@MPIGNY- Spring 2013 - (Page 16)

#feature MEETINGS W AT THE BEACH BY ROBIN BEHAR e’ve all heard the old adage before: Location, Location, Location! While this mantra may hold true in a quest to attain prime real estate for a storefront business, it should also be top of mind for meeting professionals. Indeed, meetings are not just contained within the walls of a convention center or hotel; rather, the general attitude and feel of a meeting should extend into its surroundings, giving attendees a sense that the event, the city and its attractions are inseparable. The environment in which a meeting is framed immediately dictates the mood of the event even before it begins. Leaving the airport in sub-freezing weather, trekking to the hotel and attempting to don a conference badge with a smile is a much more daunting task than to do so in the temperate zones near the ocean. So, what is it about the coast that is the biggest factor in the success of a meeting and in attracting attendees? Kimberly Miles of the Myrtle Beach Area Convention & Visitors Bureau notes, “Though the primary focus must be about the meeting, having opportunities outside of the ballroom walls can motivate and inspire. If incorporated appropriately, the ocean has a way of putting your thoughts into new perspectives to get the creative juices flowing.” And having engaged yet relaxed participants is what a successful meeting is all about for both planners and attendees. Patti Lloyd, Vice President of Sales at the Cape Cod Chamber of Commerce, agrees. “The contemporary meeting has moved from the corporate board room to the destination retreat – where attendees are a captive audience 16 @MPIGNY SPRING 2013 and creative thinking is inspired by the setting.” Dottie Bossley, Regional Sales Director of the Galveston Island CVB, says “meeting professionals know that their attendees find Galveston to be an exciting destination where they can mix business with pleasure by attending their meetings while bringing their families for a vacation. Pre and post trips give the meeting professional another angle to market their conference to their attendees.” Planning meetings at the beach does not have to be season-dependant. Throughout North America, destinations can be found year-round that will give your attendees opportunities to enjoy the ocean, the golf courses and other attractions unique to coastal environs. Locations such as Ft. Lauderdale and Miami are great fall and winter meeting destinations, as the weather is still warm enough for attendees to enjoy the beach, yet cool enough not to break a sweat on the golf course. Summer may be an ideal time to head north for a waterfront meeting. Cape Cod boasts average summer temperatures in the 70s, making it an ideal gathering spot for any outdoor activity. In some cases, however, great deals can be had planning events in perceived off seasons. When discussing seasonal bookings in Myrtle Beach, Kimberly Miles says that, “summer months bring a large influx of leisure visitors and families, which also becomes attractive for conferences that encourage family attendance. Spring and fall are shoulder months and promise perfect weather and lighter crowds. November-February offers the best in value while the cool crisp days still allow for golf and other outdoor activities.” It is a similar case in Galveston where, as Dottie Bossley points out, “summer and weekends are our busy leisure tourist times. Meetings packages typically are more competitive in the fall and spring during the weekday, helping the attendee and meeting professional stay within their budget.” In most coastal regions, caterers definitely take advantage of local seafood offerings. Dottie Bossley notes that “chefs of our famous local restaurants and hotels go to Pier 21 to hand-pick the best seafood the Gulf coast has to offer in order to prepare a menu that meeting attendees will rave about. The ‘buy local’ trend throughout the US is easy and delicious on Galveston Island.” The coastal regions of New England are lobster and clam country. Attendees will enjoy bellying up to a traditional seafood boil, complete with crab, lobster, shrimp, clams and all the fixings. But seafood’s not all that is on the menu in Cape Cod. Patti Lloyd says that, like Galveston, “there is a movement afoot in the region which promotes locally grown produce, poultry and beef…Fresh produce, herbs, eggs, lobsters, honey, baked goods…are among the many products for sale at Cape Cod farms, farmers’ markets and flower gardens.” Further south, Kimberly Miles notes that in Myrtle Beach “many chefs and caterers can provide their own Carolina Coastal Cuisine options, using a wide array of locally fished, grown and produced foods.” With over 6000 miles of coastline in the contiguous United States, there is no shortage of options on where to plan your next ocean side event. The best bet is to evaluate your budget and do some research on seasonal opportunities in coastal communities. Your attendees will thank you for the opportunity to walk away from the event having acquired new connections and, possibly, a new sun tan. @ http://www.mpigny.org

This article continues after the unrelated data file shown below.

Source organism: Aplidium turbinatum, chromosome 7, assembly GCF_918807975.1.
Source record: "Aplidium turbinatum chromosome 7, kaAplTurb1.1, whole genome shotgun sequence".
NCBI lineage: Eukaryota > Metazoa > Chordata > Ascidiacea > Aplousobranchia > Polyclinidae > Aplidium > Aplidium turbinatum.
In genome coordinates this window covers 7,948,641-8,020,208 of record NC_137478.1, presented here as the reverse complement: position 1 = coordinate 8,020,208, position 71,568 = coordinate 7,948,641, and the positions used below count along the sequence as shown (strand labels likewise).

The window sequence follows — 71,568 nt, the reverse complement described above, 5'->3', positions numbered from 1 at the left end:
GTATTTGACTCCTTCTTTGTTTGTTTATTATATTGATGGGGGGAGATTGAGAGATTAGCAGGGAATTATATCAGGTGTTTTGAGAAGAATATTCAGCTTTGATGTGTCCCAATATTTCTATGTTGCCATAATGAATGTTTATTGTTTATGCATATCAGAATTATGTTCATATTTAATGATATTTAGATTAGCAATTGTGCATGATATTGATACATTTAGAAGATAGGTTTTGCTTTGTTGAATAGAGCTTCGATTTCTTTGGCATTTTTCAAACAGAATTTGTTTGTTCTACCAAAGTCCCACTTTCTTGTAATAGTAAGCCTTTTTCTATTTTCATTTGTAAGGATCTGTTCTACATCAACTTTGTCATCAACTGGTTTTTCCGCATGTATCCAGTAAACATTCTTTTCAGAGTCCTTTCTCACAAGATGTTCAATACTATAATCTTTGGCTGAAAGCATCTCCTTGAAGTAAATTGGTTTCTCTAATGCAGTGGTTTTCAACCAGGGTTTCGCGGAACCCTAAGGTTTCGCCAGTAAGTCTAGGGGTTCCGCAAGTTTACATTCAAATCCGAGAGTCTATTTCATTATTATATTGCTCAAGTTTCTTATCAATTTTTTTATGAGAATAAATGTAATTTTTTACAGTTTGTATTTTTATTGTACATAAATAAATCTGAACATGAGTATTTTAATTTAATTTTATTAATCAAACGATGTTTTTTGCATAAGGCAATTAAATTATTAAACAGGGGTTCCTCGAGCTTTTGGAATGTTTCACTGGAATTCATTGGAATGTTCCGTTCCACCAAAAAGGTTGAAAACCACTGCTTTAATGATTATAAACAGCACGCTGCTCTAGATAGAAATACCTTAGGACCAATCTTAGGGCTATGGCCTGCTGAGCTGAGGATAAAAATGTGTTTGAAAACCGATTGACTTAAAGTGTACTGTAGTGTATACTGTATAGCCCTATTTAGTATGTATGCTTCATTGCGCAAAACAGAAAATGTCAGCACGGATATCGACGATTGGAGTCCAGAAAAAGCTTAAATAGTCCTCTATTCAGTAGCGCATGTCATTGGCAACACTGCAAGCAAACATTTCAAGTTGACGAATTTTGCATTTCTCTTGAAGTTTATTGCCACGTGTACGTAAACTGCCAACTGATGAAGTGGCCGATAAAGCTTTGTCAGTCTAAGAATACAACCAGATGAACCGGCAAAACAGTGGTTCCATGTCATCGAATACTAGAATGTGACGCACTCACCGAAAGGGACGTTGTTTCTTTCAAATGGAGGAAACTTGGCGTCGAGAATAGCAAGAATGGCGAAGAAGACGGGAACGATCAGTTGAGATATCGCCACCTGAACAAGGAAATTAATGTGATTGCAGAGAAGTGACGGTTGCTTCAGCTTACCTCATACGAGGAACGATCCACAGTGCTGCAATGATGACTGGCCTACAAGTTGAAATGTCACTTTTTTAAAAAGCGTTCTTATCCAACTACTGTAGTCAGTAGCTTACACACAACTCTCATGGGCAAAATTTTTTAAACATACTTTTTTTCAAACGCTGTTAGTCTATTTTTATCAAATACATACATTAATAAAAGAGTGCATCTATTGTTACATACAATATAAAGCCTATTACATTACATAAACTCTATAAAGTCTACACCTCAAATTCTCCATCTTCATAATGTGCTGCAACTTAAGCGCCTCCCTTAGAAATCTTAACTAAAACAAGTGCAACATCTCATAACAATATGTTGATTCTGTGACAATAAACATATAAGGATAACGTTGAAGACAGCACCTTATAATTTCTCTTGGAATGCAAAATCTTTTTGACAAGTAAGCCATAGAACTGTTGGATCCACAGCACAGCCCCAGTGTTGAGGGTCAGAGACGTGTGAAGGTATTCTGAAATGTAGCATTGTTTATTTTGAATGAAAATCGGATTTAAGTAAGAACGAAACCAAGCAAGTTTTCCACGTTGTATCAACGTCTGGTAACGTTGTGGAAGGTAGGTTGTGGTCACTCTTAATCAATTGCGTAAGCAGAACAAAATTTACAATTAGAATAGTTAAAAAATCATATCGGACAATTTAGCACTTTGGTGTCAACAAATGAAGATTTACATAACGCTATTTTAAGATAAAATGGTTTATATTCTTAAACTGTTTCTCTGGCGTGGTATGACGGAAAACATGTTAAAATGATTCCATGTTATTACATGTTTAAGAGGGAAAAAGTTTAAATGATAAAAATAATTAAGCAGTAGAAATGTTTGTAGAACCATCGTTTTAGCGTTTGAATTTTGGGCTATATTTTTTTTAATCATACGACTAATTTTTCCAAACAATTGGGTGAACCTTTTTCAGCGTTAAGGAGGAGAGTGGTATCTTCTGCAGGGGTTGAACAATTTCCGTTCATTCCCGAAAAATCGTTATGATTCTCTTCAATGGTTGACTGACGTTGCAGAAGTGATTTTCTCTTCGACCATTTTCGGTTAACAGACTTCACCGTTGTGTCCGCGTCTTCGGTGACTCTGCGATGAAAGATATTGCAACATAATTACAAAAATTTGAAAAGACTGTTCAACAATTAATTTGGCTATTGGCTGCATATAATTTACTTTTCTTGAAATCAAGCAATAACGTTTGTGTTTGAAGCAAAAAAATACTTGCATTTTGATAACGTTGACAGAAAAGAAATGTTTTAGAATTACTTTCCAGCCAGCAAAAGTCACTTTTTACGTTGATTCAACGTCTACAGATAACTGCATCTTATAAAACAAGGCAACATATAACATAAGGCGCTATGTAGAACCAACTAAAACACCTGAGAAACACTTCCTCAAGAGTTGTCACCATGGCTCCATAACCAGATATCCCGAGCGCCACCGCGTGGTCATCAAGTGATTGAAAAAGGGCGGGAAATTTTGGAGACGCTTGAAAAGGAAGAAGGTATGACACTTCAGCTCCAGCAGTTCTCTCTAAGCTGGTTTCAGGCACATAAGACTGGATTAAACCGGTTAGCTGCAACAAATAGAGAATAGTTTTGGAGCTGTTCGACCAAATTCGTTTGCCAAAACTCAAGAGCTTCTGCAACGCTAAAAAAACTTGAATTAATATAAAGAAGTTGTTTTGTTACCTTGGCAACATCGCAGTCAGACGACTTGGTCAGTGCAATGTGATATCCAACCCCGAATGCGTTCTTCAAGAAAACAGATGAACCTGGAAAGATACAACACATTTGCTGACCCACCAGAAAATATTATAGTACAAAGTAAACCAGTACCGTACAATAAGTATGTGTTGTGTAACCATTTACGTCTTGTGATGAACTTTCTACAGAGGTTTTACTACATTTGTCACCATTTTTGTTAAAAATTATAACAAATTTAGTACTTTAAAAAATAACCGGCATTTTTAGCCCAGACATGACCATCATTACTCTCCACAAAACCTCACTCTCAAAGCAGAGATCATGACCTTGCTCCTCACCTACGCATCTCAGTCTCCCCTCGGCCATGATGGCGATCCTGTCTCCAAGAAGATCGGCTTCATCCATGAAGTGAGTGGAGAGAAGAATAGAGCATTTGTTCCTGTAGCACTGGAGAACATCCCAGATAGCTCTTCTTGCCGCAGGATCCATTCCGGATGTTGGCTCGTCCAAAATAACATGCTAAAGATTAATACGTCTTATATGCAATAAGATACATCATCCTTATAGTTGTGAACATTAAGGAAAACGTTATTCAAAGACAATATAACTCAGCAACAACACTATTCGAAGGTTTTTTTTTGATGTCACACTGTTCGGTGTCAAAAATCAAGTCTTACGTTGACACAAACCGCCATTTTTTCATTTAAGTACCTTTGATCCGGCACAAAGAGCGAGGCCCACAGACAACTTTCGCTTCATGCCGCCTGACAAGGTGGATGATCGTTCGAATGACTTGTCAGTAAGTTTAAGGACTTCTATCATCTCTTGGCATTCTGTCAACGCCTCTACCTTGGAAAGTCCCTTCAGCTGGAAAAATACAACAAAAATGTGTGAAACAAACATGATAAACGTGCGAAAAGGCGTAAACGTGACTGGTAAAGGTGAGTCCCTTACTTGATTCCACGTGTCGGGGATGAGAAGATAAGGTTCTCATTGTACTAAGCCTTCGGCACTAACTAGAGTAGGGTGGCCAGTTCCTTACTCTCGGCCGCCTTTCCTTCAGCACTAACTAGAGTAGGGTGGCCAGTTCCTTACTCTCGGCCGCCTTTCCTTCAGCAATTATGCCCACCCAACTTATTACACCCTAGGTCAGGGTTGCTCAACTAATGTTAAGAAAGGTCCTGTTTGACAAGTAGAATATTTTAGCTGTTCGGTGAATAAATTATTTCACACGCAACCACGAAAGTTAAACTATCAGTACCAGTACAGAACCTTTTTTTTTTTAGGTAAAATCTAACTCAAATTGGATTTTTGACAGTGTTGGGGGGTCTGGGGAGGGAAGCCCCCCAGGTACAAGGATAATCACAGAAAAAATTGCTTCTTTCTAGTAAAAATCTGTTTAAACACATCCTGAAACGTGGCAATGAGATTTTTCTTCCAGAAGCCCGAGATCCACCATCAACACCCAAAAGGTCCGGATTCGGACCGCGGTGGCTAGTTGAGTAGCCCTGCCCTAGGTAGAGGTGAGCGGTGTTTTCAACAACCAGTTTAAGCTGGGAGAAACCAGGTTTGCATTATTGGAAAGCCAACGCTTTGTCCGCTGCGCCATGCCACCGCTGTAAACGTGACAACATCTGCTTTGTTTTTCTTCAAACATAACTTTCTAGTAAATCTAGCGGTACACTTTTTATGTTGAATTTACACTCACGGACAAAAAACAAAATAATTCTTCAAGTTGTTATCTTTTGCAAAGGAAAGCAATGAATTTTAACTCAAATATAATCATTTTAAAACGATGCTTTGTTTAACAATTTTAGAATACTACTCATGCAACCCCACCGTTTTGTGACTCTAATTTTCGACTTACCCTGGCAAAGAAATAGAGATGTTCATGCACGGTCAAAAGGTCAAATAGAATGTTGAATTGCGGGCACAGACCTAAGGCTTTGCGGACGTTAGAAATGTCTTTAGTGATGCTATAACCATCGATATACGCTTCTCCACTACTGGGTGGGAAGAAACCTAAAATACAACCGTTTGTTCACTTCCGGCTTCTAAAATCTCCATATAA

Table of Contents for the Digital Edition of @MPIGNY- Spring 2013

President's Message
Happenings
Force Majeure
Trends in Event Food and Beverage
Meeting and Media
Member Spotlight
Tips for Professional Development
Meetings at the Beach
Destination Niagara Falls
Chapter Survey
New Members
Advertisers Index
Can You Spot Yourself?

@MPIGNY- Spring 2013

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